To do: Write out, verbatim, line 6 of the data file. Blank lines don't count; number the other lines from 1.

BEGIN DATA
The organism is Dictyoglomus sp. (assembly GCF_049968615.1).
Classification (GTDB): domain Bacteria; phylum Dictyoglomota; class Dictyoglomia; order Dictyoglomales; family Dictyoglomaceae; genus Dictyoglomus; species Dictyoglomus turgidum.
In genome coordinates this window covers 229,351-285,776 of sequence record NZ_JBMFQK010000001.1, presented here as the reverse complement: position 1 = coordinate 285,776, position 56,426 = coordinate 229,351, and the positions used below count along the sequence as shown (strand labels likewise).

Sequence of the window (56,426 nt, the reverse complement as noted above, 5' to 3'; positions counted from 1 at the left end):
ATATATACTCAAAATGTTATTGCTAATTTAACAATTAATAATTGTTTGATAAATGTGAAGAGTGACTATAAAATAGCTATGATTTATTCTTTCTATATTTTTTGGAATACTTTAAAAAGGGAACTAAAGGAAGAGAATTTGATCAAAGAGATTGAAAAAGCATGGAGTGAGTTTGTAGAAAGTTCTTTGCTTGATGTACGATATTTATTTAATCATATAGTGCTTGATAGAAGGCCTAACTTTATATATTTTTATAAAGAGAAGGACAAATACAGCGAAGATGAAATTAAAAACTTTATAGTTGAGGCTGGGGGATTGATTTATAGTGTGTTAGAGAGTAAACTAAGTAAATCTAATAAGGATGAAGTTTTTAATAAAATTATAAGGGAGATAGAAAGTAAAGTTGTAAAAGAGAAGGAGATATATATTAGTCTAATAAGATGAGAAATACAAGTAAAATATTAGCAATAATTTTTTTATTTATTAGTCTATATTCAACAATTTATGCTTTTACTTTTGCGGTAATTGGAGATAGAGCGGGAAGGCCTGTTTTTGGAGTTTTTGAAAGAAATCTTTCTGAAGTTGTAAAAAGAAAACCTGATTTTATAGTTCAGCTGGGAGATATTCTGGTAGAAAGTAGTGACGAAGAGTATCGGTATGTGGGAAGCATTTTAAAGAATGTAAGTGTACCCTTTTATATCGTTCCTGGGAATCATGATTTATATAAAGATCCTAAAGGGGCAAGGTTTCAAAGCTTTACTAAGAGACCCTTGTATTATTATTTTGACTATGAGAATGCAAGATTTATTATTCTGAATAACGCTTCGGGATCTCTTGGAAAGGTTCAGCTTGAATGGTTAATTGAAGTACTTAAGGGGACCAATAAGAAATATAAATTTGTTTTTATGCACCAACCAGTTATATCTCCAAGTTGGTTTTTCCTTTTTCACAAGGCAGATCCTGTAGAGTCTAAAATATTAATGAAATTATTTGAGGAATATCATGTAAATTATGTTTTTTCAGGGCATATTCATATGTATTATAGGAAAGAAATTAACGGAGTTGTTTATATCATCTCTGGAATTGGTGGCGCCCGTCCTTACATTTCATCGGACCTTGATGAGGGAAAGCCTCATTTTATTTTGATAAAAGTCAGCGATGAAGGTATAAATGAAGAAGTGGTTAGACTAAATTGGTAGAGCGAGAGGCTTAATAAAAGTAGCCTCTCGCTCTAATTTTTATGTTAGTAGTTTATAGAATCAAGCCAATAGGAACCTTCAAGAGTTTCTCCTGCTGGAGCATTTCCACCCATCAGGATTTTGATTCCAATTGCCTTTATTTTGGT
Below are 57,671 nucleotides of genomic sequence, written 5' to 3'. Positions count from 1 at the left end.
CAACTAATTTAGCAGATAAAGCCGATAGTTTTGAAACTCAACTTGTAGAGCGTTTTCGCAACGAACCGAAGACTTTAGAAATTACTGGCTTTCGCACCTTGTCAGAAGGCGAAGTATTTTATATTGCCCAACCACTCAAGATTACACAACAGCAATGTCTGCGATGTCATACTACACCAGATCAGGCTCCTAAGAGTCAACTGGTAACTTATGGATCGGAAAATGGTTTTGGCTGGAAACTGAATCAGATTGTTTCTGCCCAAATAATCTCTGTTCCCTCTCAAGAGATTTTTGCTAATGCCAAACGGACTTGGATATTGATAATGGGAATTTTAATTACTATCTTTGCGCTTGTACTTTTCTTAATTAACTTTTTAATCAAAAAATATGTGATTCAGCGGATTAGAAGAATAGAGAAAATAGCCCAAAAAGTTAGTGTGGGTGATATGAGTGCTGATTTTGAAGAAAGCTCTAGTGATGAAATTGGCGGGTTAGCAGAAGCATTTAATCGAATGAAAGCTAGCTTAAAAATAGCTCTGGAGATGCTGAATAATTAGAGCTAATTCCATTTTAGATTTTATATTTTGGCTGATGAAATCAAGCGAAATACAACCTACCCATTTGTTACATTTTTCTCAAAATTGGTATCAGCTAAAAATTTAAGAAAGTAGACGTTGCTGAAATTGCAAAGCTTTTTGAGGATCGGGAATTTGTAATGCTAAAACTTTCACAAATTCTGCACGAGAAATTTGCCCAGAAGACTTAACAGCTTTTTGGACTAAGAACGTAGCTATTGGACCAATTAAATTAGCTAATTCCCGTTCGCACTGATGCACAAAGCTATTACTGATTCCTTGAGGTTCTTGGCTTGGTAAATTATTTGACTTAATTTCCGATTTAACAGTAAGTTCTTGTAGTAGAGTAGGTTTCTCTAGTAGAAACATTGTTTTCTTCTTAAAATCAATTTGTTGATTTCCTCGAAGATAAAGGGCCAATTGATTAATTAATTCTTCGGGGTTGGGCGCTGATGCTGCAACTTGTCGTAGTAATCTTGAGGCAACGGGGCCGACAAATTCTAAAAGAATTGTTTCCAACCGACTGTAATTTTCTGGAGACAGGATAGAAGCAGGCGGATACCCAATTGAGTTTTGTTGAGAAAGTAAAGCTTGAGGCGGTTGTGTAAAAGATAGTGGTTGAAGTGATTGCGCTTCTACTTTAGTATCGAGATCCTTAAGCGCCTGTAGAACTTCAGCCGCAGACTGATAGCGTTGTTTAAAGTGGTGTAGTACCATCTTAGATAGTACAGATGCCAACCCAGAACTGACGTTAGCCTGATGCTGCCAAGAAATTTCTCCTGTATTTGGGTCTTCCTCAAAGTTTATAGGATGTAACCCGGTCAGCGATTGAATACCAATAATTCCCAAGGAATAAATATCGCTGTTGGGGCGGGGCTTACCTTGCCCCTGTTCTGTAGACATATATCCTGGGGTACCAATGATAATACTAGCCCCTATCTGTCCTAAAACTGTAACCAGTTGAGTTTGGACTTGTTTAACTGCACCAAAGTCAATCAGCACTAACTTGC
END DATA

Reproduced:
Below are 57,671 nucleotides of genomic sequence, written 5' to 3'. Positions count from 1 at the left end.